Tesla lands 500MWh storage contract, renewable boom in Brazil, S. Africa

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Gamesa, Spain’s biggest wind-turbine manufacturer plans to invest more than $25.7m to expand production capacity in Brazil.

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Source: nrel.gov
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Source: nrel.gov
Source: nrel.gov

Bloomberg New Energy Finance

Gamesa, Spain’s biggest wind-turbine manufacturer plans to invest more than $25.7m to expand production capacity in Brazil. The Latin America nation’s wind market has boomed of late, supported by government incentives – through guaranteed power purchase agreements and power-contract auctions – to boost demand.

As noted in Bloomberg New Energy Finance’s Q2 2015 AMER Wind Market Outlook: “Latin America installed 1GW of new wind in Q1 2015, driven mainly by Brazil with 0.8GW.” The London-based research organisation expects new wind build in Latin America, “to surge to 6.4GW in 2015 from 4.7GW in 2014, due to Brazil, Mexico, Uruguay and Chile.”

Across the Atlantic, SunEdison was again successful in finding new opportunities in South Africa, winning bids in the country’s latest renewables auction. The leading US solar company won bids to build and operate 371MW of solar power in the African country, which is struggling to meet its growing power demand. Solar projects in South Africa now beat the cost of coal-fired generation, which coupled with their quick build time, make the prospect of generating energy from the sun attractive in the sun-blessed nation.

North of the equator, Siemens was selected as the preferred supplier for ScottishPower Renewables’ $3.1bn UK offshore wind farm. The utility has requested that Siemens deliver as many as 102 of its 7MW systems to the wind farm off Britain’s east coast – a deal which could amount to almost half the value of the total project cost. Keith Anderson, CEO of ScottishPower Renewables, said the project will be, “the most cost-effective offshore wind farm ever delivered.”

In the corporate sphere, Swedish home retailer Ikea upped its renewables spend last week, pledging to invest 500m euros on wind energy and 100m euros on solar power by 2020, in an effort to make a bold commitment to climate change.

Elsewhere in Scandinavia, Statkraft cancelled its $1.4bn investment in some of the Nordic region’s biggest wind-farm projects, due to the low power prices prevailing in the region which made the projects commercially unviable.

The promise of commercial-scale energy storage advanced this past week, with Advanced Microgrid Solutions’ agreeing to buy 500MWh of battery capacity from Tesla Motors. The California-based provider of energy-storage systems will use the purchase to develop 50MW of storage for Edison International, as well as a number of projects going forward. As discussed in our H1 2015 AMER Energy Storage Market Outlook: “Behind the meter storage for demand charge management at commercial and industrial buildings continues to grow,” due to the pressing operational issue of peak demand management for US utilities, with demand charges often in the region of 40-60% of building energy bills.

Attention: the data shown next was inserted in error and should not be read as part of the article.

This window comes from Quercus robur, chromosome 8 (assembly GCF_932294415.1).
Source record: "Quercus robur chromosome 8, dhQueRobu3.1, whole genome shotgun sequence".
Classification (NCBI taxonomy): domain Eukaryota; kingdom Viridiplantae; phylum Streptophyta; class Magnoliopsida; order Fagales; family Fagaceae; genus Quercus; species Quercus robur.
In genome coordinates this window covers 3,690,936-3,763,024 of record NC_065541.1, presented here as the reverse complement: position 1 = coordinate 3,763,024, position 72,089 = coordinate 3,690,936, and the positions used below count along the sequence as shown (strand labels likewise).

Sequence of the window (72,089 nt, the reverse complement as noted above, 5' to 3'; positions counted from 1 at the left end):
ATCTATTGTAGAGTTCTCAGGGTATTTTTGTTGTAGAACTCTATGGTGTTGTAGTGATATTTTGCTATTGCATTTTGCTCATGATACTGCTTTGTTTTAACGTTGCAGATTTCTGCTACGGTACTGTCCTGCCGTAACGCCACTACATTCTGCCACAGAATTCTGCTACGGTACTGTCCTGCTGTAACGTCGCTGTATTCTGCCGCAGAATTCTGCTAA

Indeed, Albemarle and FMC, two of the leading lithium producers, are considering new factories to meet an expected surge in demand for lithium-ion batteries. Louisiana-based Albemarle, is vying to become the lowest-cost producer of lithium batteries, by designing a plant to convert spodumene directly into lithium hydroxide.

In other US news, cellulosic ethanol producers are pushing the Environmental Protection Agency to limit the number of credits available to oil refiners who wish to buy their way out of the renewable fuel standard obligation to blend cellulosic ethanol into their products. As explored in Bloomberg New Energy Finance’s recent Analyst Reaction on the topic, corn ethanol and cellulosic biofuel producers have recently seen their markets cut below what the law previously mandated, while demand for biodiesel is expected to reach at least 2.1bn gallons in 2016 in the US.

Last but not least, seven of the world’s richest nations have united to stamp out fossil-fuel emissions by the end of the century, during a summit in Germany hosted by Chancellor Angela Merkel. The push to “decarbonise” looks likely to be led by carbon-capture and alternative technology, and nations should aim for emission cuts near 70 percent of 2010 levels by mid-century, according to a statement issued by the G-7 yesterday.

Originally published by Bloomberg New Energy Finance. Reproduced with permission. 

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3 Comments
  1. Stan Hlegeris 4 years ago

    “500MW of battery capacity…”

    Same question as always with articles like these: what does “500MW” mean?

    Do you mean continuous POWER? Do you mean the ability to deliver 500MW for some period of time? If so, how long?

    Or do you mean total ENERGY, in which case you meant “500MWh”? That would mean 500MWh delivered over some period time, at some maximum current of…how much?

    The rest of the world constantly mis-uses MW and MWh, kW and kWh. You have to maintain the standard.

    • newnodm 4 years ago

      Yes, this is sloppy writing

      But you know they mean 500mWh

      • Giles 4 years ago

        Yep, sloppy indeed. We took this from BNEF, whom we’d expect to know better. Battery storage mandates in US, California in particular, are often described in MW rather than MWh, etc. However, I have gone back to original announcement and it is, as you say, 500MWh, so it has been corrected.

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